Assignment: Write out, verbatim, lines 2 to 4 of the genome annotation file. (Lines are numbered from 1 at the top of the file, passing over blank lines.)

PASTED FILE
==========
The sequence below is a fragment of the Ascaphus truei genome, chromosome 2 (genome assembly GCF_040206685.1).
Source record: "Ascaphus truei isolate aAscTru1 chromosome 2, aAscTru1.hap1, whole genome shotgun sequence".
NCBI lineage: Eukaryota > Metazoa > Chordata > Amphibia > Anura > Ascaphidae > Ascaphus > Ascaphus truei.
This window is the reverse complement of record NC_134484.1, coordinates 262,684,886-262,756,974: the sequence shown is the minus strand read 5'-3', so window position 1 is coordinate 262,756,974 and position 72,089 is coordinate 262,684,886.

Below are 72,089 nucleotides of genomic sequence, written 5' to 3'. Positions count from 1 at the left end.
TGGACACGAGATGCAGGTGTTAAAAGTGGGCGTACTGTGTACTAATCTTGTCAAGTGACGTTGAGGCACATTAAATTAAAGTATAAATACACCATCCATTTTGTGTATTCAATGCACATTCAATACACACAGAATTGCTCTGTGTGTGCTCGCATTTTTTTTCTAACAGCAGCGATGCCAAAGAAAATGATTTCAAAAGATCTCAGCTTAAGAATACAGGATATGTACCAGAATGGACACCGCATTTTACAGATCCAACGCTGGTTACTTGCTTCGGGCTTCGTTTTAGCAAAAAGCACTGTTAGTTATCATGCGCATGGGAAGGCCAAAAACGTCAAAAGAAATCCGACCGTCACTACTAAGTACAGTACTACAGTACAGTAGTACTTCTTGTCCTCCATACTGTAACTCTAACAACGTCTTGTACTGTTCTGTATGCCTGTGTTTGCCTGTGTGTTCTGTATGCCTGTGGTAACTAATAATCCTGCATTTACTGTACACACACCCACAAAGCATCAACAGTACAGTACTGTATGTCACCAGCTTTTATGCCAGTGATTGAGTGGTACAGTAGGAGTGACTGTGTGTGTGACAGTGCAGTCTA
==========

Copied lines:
Source record: "Ascaphus truei isolate aAscTru1 chromosome 2, aAscTru1.hap1, whole genome shotgun sequence".
NCBI lineage: Eukaryota > Metazoa > Chordata > Amphibia > Anura > Ascaphidae > Ascaphus > Ascaphus truei.
This window is the reverse complement of record NC_134484.1, coordinates 262,684,886-262,756,974: the sequence shown is the minus strand read 5'-3', so window position 1 is coordinate 262,756,974 and position 72,089 is coordinate 262,684,886.